Tips for Students Considering Applying for a Free College Student Credit Card
Thinking about applying for a college student credit card? Credit cards can be helpful for building good credit, but they can also be a college or university student's worst enemy.
For many college students it's hard not to give in to what seems almost like free money with those free credit card applications all over campus. Too many students who give in to the templation use credit cards to satisfy impulse urges to purchase, without any plan for how to pay off their ever-growing credit card debt.
Wise college students will sign up for a student credit card soon after arriving at college or university, get a low maximum balance, use the college credit card only when it's necessary -- *and* pay off bills every month. This helps establish a good line of credit, an essential piece of every college student's future financial success once he or she graduates.
Many college student credit card companies offer high interest rates (around 18%) which is massive, and should make any student want to pay off their monthly bills as fast as possible.
Some college students master the art of buying stuff on credit and not paying for 60-90 days. Depending on how fast or slow the merchant places the credit receipt into their system it can be longer. Essentially, this is one way of getting an interest free student loan. Many college students pursue this strategy at their own peril, however.
Other college students will sign up for a student credit card and us it to purchase everything that strikes their fancy. When the limit is reached on one college credit card, the student then goes and signs up for a second and third and fourth "free" college credit card, only to max out those cards as well. This is extremely risky and not recommended.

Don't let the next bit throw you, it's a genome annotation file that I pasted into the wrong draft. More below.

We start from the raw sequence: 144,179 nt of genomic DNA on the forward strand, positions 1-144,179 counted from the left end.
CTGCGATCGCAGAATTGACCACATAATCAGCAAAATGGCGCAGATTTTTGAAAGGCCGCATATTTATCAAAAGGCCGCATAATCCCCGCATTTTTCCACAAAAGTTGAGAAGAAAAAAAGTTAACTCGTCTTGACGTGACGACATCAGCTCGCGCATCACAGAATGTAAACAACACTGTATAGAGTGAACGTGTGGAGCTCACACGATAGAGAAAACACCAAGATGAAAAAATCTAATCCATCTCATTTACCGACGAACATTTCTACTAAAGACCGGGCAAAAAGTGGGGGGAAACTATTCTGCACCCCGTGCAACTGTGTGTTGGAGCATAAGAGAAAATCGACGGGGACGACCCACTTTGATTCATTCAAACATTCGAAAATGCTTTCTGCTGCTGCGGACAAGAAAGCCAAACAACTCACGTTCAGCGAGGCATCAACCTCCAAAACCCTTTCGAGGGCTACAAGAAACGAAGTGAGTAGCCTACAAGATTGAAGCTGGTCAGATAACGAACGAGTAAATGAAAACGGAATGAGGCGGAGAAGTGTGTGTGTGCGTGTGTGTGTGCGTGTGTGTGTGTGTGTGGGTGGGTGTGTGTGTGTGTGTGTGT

Getting out of credit card debt is very difficult and no new college graduate wants to face the real world after graduation not only with student loans, but also credit card debt that's racking up faster than they can calculate.
A common college student credit card strategy is to simply pay the minimum monthly balance. While this is a common trend, it's not recommended because interest rates can be up to 20%. Why not just give all of your money to credit card companies now and get it over with! There are smarter ways to manage and save your money! Those college students who pay only monthly minimum balances on their student credit cards not only wind up paying hundreds or thousands of dollars in interest, but can also sometimes be assessed "over the limit" fees as well as get a negative mark on their credit report if a payment is missed. Bad. Bad. All bad.
Student credit cards can be excellent tools for college students who use them wisely, or who need them to get out of a one-time jam for purchasing something essential when there are absolutely no other sources of funds available, but knowing the dangers of student credit card debt and the repercussions of not making a monthly payment are essential for every college student *before* they sign up for their first credit card.
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